Musée Minéralogique de l'Abitibi-Témiscamingue
650 rue de la Paix Street

Late fall in Abitibi. Note the covered bridge. (Photo - Matthew Farfan)AMOS (pop. 13,380)
About 50 kilometres north of Malartic on routes 117 and 109 is the town of Amos. Abitibi's first white settlers arrived here with the National Transcontinental Railway in 1910. The town's centrepiece is the spectacular round-domed cathedral of Sainte Thérèse d'Avila. One of the region's many contradictions can be seen here: the further north one travels north from Val d'Or, the better the farming.

Only 8 kilometres outside Amos, travelers will find La Ferme village, site of a World War I-era internment camp for “foreign aliens.” Most of the 1,200 prisoners housed at Spirit Lake camp were adult male eastern Europeans. Conditions were fairly humane and prisoners were allowed to bring their families if they wished. Labour and diet were similar to conditions in civilian lumber camps that were beginning to pop up in the region. Jean Laflamme’s book, Spirit Lake, Un camp de concentration en Abitibi durant la Grande Guerre, published by Les Editions Maxime, documents this period.

For many years after the war, the La Ferme facilities operated as a school of agriculture. The long-abandoned site is now being restored and redeveloped to receive tourists.

LA SARRE (pop. 8,060)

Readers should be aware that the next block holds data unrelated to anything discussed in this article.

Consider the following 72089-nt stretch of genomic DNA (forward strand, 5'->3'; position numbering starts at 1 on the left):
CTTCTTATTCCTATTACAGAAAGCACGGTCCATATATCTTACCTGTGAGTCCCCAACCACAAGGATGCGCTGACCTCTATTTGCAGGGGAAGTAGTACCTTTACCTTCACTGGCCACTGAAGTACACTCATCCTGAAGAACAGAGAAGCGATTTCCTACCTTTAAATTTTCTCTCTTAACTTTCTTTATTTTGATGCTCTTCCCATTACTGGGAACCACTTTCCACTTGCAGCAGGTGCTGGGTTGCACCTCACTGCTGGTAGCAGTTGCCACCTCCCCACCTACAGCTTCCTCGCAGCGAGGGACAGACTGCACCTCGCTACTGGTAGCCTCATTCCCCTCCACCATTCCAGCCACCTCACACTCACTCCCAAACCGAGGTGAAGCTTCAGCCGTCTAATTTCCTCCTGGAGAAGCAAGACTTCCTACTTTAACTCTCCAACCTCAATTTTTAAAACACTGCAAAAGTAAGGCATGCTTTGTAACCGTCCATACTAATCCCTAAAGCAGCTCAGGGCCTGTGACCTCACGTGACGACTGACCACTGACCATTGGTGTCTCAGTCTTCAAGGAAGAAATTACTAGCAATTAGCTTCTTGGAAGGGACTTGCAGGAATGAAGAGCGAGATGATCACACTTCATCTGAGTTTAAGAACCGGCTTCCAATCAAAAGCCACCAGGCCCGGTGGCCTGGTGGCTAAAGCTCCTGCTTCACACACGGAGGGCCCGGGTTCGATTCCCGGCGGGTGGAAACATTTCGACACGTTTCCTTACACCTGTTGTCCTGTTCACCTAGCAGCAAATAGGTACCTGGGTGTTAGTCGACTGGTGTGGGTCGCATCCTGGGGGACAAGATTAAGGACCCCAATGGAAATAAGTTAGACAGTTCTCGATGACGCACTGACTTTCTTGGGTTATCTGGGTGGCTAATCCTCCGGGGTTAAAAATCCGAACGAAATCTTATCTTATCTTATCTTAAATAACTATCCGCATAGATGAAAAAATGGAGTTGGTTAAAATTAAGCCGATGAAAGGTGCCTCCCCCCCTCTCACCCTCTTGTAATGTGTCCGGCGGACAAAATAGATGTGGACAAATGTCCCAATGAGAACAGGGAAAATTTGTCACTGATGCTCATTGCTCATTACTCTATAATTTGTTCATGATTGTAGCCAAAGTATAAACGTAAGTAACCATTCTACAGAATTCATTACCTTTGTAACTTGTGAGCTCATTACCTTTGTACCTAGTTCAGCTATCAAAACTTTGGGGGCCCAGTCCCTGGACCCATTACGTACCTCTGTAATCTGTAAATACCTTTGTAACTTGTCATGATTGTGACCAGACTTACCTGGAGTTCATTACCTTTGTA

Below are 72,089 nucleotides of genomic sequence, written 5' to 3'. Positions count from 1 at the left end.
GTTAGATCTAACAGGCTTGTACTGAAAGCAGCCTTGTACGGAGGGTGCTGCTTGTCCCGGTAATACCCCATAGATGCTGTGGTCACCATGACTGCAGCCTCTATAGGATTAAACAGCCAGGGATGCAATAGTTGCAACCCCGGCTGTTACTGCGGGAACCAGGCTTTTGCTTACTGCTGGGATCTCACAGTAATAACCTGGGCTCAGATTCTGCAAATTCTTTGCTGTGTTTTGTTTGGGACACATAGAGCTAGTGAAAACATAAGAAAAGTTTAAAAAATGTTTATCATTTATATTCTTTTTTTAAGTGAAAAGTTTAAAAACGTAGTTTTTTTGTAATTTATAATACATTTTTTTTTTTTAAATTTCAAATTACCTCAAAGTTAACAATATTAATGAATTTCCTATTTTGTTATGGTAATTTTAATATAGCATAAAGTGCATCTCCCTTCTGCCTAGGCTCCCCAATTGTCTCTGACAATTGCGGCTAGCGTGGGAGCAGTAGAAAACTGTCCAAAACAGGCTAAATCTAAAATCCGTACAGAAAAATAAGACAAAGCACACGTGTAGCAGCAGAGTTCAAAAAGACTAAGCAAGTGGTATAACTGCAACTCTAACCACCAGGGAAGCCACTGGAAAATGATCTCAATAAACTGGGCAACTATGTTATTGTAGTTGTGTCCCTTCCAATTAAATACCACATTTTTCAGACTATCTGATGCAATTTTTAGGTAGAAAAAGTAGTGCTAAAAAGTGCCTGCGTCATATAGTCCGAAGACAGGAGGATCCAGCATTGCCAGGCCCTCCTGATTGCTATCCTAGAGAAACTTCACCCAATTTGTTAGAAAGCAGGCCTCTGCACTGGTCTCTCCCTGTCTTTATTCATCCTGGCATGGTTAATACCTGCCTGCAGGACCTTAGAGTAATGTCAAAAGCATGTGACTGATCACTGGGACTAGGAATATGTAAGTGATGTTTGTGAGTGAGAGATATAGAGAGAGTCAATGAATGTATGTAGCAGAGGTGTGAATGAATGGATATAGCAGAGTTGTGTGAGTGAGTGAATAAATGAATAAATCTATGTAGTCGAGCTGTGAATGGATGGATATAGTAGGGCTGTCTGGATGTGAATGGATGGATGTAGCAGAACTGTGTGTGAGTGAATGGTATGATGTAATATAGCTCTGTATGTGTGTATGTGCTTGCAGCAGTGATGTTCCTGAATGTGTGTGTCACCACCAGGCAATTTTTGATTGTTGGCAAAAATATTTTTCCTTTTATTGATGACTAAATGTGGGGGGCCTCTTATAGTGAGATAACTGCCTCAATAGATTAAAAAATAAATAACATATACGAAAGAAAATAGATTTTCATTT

From Amos, Route 109 heads north through a few more farm villages before entering the untamed James Bay country. Route 111 heads west through the centre of the northern farm belt to the town of La Sarre.

Lasarre, c.1930. (Photo - Farfan Collection)Agriculture came to Abitibi during the Great Depression of the 1930s. Backed by the powerful Roman Catholic Church, the Quebec government convinced -- some say coerced -- thousands of French-Canadian families from poor southern parishes to leave their homes and move north. Entire neighbourhoods were uprooted. Each family was given some bush land and all were expected to clear the land, till the soil, open new parishes and multiply. Various colonization movements continued into the 1950s, pushing further north and eventually exhausting the arable land.

Most of the houses and farm buildings along this route date from the earliest days. Some of the earliest settlers still occupy them, living pioneers.

ROUYN-NORANDA (pop. 41,390)
From La Sarre, Route 101 heads south about 90 kilometres to the twin towns of Rouyn and Noranda. Together they are the heart and soul of Abitibi but they are as different as night and day. Noranda came first, a strictly ordered, English-language company town built around the original Edmund Horne mine and smelter that made Canada's copper capital famous. Rouyn grew up just beyond the town line, home to people who wouldn't or couldn't live the Company line.